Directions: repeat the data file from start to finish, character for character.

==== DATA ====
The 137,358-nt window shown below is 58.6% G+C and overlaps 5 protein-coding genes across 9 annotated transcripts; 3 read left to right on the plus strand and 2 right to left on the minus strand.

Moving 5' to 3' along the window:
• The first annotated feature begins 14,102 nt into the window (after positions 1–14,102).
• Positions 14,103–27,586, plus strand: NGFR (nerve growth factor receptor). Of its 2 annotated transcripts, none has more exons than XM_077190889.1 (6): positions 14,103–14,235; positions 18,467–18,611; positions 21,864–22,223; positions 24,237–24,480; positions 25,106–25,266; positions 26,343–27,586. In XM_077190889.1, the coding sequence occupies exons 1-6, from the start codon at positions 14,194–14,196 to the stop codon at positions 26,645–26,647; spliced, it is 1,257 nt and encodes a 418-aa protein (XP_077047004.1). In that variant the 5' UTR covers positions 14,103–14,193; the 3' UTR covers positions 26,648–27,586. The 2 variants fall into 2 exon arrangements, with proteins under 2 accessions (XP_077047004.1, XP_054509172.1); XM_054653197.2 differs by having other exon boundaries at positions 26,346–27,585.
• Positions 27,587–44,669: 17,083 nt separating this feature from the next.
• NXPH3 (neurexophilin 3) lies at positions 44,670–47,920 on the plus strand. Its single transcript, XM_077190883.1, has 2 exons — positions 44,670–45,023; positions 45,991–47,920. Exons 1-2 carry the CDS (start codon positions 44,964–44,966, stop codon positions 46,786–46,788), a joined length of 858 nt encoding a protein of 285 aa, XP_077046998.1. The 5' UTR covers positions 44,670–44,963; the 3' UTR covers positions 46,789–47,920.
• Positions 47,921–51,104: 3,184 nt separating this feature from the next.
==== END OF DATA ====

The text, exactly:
The 137,358-nt window shown below is 58.6% G+C and overlaps 5 protein-coding genes across 9 annotated transcripts; 3 read left to right on the plus strand and 2 right to left on the minus strand.

Moving 5' to 3' along the window:
• The first annotated feature begins 14,102 nt into the window (after positions 1–14,102).
• Positions 14,103–27,586, plus strand: NGFR (nerve growth factor receptor). Of its 2 annotated transcripts, none has more exons than XM_077190889.1 (6): positions 14,103–14,235; positions 18,467–18,611; positions 21,864–22,223; positions 24,237–24,480; positions 25,106–25,266; positions 26,343–27,586. In XM_077190889.1, the coding sequence occupies exons 1-6, from the start codon at positions 14,194–14,196 to the stop codon at positions 26,645–26,647; spliced, it is 1,257 nt and encodes a 418-aa protein (XP_077047004.1). In that variant the 5' UTR covers positions 14,103–14,193; the 3' UTR covers positions 26,648–27,586. The 2 variants fall into 2 exon arrangements, with proteins under 2 accessions (XP_077047004.1, XP_054509172.1); XM_054653197.2 differs by having other exon boundaries at positions 26,346–27,585.
• Positions 27,587–44,669: 17,083 nt separating this feature from the next.
• NXPH3 (neurexophilin 3) lies at positions 44,670–47,920 on the plus strand. Its single transcript, XM_077190883.1, has 2 exons — positions 44,670–45,023; positions 45,991–47,920. Exons 1-2 carry the CDS (start codon positions 44,964–44,966, stop codon positions 46,786–46,788), a joined length of 858 nt encoding a protein of 285 aa, XP_077046998.1. The 5' UTR covers positions 44,670–44,963; the 3' UTR covers positions 46,789–47,920.
• Positions 47,921–51,104: 3,184 nt separating this feature from the next.